The key again will be control: not control as the courts see it in relation to a fixed or floating charge, but control which is practical and identifiable in relation to Data Objects. Control from the point of view of the secured creditor may depend on the workings of the platform being used, or it may depend on access to the private key. Here,  while title may not be transferred to the secured creditor on taking security, control over the Data Object would need to sit with the secured creditor as keeper of the private key to prevent any disposal of any kind or any other security interest being granted over it. Control should, therefore, exclude even the chargor from accessing the Data Object.

6. How will this be part of the future of trade finance?

The category of Data Objects it seems would not catch debt claims or receivables which would arise under contract, even if they are to be transferred or paid for by electronic means. The receivables will still be categorised as ‘things in action’ arising from a trading agreement between debtor and creditor. So, no change on that front.

But what would the position be if a crypto-currency is offered as a means of payment? What if NFTs are offered as collateral for short-term borrowings? What if a variety of crypto-tokens, e.g. central bank digital currencies, start to become an acceptable means of payment for commodities or are offered as collateral? Will English law provide the certainty needed to support trade and the trade finance market and to help it grow?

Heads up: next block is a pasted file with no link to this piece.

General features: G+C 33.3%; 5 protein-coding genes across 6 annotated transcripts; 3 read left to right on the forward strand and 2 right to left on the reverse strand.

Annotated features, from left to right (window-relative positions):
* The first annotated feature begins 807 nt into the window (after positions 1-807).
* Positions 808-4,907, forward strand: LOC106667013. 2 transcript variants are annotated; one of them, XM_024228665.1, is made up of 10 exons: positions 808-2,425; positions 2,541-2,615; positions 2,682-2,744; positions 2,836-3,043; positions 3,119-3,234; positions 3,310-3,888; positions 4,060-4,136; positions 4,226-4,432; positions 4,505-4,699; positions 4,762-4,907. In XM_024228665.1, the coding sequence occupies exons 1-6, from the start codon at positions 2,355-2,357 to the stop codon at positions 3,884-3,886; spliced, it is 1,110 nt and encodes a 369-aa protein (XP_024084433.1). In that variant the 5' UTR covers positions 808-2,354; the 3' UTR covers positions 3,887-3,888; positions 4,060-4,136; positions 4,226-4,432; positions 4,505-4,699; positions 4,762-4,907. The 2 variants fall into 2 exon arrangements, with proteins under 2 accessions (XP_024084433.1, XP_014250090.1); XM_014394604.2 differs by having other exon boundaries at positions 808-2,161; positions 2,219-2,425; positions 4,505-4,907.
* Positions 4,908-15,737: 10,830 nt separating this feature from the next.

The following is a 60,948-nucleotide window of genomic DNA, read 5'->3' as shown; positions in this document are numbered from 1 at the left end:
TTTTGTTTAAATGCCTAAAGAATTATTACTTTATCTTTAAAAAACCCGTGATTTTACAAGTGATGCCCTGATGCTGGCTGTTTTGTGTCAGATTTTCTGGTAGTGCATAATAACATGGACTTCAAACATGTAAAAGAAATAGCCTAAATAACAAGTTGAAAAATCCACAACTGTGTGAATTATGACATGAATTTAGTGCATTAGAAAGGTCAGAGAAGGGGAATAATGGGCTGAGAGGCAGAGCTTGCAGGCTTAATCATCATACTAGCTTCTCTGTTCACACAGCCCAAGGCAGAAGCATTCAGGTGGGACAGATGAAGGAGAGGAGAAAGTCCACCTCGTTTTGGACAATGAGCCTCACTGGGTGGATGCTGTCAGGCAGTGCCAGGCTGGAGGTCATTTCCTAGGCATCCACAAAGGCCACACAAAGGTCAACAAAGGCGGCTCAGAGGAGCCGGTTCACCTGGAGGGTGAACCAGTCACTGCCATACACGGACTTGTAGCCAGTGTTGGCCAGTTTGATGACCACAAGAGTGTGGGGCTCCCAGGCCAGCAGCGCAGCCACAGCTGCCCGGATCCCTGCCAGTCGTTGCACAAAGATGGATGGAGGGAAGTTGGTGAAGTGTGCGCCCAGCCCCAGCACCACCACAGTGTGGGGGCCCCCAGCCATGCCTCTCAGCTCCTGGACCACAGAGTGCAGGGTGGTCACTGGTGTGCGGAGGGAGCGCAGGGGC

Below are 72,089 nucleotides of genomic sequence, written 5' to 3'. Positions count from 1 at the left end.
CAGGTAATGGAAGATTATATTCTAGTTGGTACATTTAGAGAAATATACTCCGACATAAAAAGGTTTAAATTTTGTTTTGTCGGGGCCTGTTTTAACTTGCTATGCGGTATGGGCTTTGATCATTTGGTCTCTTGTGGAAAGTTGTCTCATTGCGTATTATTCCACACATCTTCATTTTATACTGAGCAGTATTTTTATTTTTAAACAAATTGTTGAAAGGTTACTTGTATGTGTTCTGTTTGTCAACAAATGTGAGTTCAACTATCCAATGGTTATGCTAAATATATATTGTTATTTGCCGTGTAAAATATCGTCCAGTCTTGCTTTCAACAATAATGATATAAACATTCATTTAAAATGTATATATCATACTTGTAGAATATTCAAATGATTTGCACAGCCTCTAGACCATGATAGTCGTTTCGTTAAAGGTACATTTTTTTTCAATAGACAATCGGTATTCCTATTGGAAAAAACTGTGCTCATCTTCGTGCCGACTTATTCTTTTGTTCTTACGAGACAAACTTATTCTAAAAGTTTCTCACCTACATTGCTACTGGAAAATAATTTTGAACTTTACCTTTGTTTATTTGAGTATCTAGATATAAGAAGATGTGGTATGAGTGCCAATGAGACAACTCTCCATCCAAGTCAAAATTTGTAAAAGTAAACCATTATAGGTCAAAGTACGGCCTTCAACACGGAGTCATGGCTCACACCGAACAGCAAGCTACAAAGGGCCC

In our view, English law already has the flexibility to allow new digital products to develop, as some will be protected as intellectual property rights and others as intangible rights. Nevertheless, the proposals in the Consultation would certainly re-define English law by introducing a new category,  Data Objects, and with it certainty and protection under the financial collateral regime.

7. Have your say!

Responses are sought by 4 November 2022, after which, the Law Commission will produce a report and any relevant draft legislation. You can access the Consultation online to submit your responses here

This alert is for general information only and is not legal advice. No liability is accepted for any loss or damage which may result from reliance on it. Always consult a qualified lawyer about a specific legal problem.

[1] See the Sullivan & Worcester Trade & Export Finance team’s alert The Electronic Trade Documents Bill- it's on the agenda!

[2] See CP 256 for a summary of the current position under English law on how to identify a property object.

[3] Previously known as ‘chose in possession’ and ‘chose in action’.